Police and the FBI searched a Manhattan basement Thursday for the remains of a 6-year-old boy whose 1979 disappearance on his way to school helped launch a missing children's movement that put kids' faces on milk cartons.
Etan Patz vanished on May 25, 1979, after leaving his family's SoHo apartment for a short walk to catch a school bus. It was the first time his parents had let him go off to school alone.
A forensic team planned to dig up the concrete floor and remove drywall partitions to find blood, clothing or human remains in the building, just down the street from Etan's home, police spokesman Paul Browne said. The work is expected to take up to five days.
FBI and police officials didn't publicly announce what led them to the site, but a law enforcement official told The Associated Press that investigators made the decision to dig after an FBI dog detected the scent of human remains at the building over the past few weeks.
Investigators have long eyed the basement with curiosity because it can be accessed from the street on the boy's route to school. At the time, the space was being used as a workshop by a neighborhood handyman who was thought to have been friendly with Etan.
FBI investigators have interviewed the man several times over the years. Investigators questioned him again recently, and as a result of those discussions decided to refocus their attention on the building, according to the law enforcement official.
The official spoke to the AP on condition of anonymity because the investigation is ongoing. Two other law enforcement officials also confirmed that an FBI dog had indicated the scent of human remains in the space.
Etan's disappearance drew national attention to child safety, ushered in a generation of parents who became afraid to send their kids out alone and helped fuel a movement to publicize missing children's cases. Etan's face was among the first to appear on milk cartons. President Ronald Reagan declared May 25, the day of his disappearance, National Missing Children's Day.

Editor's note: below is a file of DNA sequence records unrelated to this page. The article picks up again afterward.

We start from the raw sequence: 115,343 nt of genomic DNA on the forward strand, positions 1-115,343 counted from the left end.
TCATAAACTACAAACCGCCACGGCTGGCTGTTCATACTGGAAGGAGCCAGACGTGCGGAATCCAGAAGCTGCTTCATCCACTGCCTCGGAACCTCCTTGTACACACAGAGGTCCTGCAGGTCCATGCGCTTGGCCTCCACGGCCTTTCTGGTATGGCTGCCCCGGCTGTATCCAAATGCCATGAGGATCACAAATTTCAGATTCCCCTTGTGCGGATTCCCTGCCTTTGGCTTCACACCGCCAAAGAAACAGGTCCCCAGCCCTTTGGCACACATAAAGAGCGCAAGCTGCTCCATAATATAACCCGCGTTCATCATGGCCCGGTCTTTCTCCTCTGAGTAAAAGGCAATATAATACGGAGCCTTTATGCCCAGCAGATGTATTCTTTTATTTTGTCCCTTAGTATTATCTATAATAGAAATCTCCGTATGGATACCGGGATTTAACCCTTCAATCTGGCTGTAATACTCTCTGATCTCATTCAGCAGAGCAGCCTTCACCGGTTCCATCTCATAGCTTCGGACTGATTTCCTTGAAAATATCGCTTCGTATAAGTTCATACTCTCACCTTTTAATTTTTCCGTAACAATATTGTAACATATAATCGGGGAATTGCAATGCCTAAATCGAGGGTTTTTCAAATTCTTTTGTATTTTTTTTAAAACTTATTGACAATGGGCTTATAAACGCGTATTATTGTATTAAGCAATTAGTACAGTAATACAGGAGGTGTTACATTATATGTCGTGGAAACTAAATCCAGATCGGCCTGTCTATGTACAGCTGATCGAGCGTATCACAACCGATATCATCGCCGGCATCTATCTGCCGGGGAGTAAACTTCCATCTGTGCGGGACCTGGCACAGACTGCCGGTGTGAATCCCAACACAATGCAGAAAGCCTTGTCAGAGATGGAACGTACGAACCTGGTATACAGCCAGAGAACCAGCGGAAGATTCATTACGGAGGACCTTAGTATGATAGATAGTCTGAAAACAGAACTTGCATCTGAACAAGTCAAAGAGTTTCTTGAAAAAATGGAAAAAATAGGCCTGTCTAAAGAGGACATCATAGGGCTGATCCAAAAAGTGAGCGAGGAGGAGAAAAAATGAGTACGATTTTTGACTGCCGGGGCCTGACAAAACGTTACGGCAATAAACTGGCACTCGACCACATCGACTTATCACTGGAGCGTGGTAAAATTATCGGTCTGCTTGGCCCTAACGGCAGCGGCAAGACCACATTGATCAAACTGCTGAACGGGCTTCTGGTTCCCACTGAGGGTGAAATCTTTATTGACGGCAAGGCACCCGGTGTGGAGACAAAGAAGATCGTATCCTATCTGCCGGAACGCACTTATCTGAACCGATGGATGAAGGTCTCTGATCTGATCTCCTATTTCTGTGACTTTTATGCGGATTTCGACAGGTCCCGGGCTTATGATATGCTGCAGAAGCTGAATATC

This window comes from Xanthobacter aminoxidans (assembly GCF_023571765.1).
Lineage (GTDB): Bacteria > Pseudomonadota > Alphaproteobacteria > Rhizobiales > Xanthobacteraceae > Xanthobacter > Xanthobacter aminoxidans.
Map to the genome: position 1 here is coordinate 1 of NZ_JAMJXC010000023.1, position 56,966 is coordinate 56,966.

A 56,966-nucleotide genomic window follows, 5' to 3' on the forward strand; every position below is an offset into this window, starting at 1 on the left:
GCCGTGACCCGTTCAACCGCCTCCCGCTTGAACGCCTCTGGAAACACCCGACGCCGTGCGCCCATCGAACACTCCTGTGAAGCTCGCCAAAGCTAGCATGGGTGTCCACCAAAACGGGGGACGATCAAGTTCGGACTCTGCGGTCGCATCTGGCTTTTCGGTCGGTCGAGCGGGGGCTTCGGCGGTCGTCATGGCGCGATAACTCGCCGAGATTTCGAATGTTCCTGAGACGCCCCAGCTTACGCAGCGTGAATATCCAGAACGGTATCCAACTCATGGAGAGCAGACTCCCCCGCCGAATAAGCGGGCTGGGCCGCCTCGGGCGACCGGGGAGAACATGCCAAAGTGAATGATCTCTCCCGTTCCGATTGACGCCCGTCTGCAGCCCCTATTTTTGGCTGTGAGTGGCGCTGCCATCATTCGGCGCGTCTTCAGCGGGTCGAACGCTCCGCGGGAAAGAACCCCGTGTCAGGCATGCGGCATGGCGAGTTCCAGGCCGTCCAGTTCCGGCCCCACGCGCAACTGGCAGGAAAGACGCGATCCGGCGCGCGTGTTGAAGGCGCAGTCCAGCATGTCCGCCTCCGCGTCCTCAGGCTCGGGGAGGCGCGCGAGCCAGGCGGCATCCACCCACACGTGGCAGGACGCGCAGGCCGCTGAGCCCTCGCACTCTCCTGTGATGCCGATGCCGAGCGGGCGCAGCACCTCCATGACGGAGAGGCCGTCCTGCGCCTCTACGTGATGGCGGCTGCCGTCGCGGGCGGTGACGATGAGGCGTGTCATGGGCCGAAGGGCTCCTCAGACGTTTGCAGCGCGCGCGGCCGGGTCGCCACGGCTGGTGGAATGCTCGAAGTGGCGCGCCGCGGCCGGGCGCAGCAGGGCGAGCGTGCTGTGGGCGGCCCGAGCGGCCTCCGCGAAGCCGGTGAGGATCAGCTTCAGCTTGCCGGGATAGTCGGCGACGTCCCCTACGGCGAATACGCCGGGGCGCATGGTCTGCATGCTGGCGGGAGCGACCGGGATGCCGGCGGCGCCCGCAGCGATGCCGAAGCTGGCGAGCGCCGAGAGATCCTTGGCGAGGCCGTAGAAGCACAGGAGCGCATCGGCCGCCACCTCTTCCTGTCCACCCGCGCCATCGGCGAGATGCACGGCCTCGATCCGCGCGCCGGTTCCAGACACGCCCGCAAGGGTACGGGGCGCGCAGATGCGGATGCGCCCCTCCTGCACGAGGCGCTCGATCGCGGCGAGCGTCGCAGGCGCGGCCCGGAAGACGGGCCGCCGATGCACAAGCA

Etan's parents, Stanley and Julie Patz, became outspoken advocates for missing children. For years, they refused to change their phone number, in the hope that Etan was alive somewhere, and might call. They never moved, although they obtained a court order in 2001 declaring the boy dead.
Stanley Patz didn't respond to phone calls and email messages Thursday. A man who answered the buzzer at the family's apartment said they wouldn't be speaking to the media.
No one has ever been prosecuted for Etan's disappearance, but Stanley Patz sued an incarcerated drifter and admitted child-molester, Jose Ramos, who had been dating Etan's babysitter around the time he disappeared.
Ramos, who is not the carpenter whose workspace was being searched, denied killing the child, but in 2004 a Manhattan civil judge ruled him to be responsible for the death, largely due to his refusal to contest the case.
Ramos is scheduled to be released from prison in Pennsylvania in November, when he finishes serving most of a 20-year-sentence for abusing an 8-year-old boy. His pending freedom is one of the factors that has given new urgency to the case.
Investigators have looked at a long list of possible suspects over the years, and have excavated in other places before without success.
The 13-foot by 62-foot basement space being searched Thursday sits beneath several clothing boutiques. Investigators began by removing drywall partitions so they could get to brick walls that were exposed back in 1979 when the boy disappeared, Browne said.
Browne said the excavation is part of a review of the case, which was reopened by the Manhattan district attorney two years ago.
"This was a shocking case at the time and it hasn't been resolved," Browne said.
The law enforcement activity forced the temporary closure of some businesses on the block, including the fashion boutique Wink, on the ground floor of the excavated building.
"It's insignificant," owner Stephen Werther said of the lost business. "It's retail. There's always another day for us to make a living. This may be the family's last chance to find out what happened to their son."
Associated Press writers David B. Caruso and Colleen Long contributed to this report.